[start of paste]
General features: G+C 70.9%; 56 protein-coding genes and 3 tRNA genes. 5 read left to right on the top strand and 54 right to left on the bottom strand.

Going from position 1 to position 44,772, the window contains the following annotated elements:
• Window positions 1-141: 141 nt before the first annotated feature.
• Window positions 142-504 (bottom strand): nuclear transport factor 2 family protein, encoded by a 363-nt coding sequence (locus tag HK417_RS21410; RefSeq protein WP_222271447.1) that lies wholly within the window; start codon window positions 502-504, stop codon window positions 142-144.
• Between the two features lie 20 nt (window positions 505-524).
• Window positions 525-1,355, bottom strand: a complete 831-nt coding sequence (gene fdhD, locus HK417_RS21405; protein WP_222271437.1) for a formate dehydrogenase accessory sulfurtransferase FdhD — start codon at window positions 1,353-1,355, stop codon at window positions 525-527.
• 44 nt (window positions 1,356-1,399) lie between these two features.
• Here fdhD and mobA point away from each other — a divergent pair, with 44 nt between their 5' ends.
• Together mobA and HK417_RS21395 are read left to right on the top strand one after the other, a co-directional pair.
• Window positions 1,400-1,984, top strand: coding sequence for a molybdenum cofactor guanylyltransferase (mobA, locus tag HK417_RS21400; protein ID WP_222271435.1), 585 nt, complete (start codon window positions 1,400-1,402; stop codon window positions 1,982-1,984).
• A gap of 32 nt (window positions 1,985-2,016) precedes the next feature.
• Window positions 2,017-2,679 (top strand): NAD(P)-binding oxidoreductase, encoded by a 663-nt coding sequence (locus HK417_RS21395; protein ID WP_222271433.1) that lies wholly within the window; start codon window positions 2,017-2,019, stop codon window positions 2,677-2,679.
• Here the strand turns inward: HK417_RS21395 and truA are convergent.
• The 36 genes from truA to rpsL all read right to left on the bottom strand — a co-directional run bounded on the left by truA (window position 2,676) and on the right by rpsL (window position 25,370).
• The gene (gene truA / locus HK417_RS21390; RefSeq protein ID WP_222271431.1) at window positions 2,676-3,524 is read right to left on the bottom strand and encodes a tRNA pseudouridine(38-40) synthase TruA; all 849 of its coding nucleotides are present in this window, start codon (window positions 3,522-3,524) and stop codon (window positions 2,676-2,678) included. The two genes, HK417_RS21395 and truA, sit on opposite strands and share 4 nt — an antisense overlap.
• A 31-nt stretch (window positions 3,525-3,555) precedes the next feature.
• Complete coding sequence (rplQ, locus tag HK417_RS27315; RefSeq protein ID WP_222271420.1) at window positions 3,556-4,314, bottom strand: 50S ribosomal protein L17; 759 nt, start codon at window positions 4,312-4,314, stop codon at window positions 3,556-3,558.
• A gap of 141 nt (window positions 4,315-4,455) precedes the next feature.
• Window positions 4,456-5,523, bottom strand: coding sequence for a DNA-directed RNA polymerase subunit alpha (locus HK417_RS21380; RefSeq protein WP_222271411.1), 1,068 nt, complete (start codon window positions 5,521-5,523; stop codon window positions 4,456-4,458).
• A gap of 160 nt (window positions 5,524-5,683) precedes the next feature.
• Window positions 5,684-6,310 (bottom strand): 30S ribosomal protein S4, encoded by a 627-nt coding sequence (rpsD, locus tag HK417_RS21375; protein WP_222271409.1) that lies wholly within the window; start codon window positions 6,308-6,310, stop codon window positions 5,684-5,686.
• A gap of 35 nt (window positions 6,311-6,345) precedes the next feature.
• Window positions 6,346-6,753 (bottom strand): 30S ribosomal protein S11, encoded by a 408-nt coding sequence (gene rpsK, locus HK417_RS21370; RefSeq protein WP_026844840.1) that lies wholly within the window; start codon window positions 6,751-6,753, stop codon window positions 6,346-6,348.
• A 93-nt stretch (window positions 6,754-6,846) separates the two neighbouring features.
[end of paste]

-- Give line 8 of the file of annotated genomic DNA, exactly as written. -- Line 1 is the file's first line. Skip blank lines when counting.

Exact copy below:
• Here fdhD and mobA point away from each other — a divergent pair, with 44 nt between their 5' ends.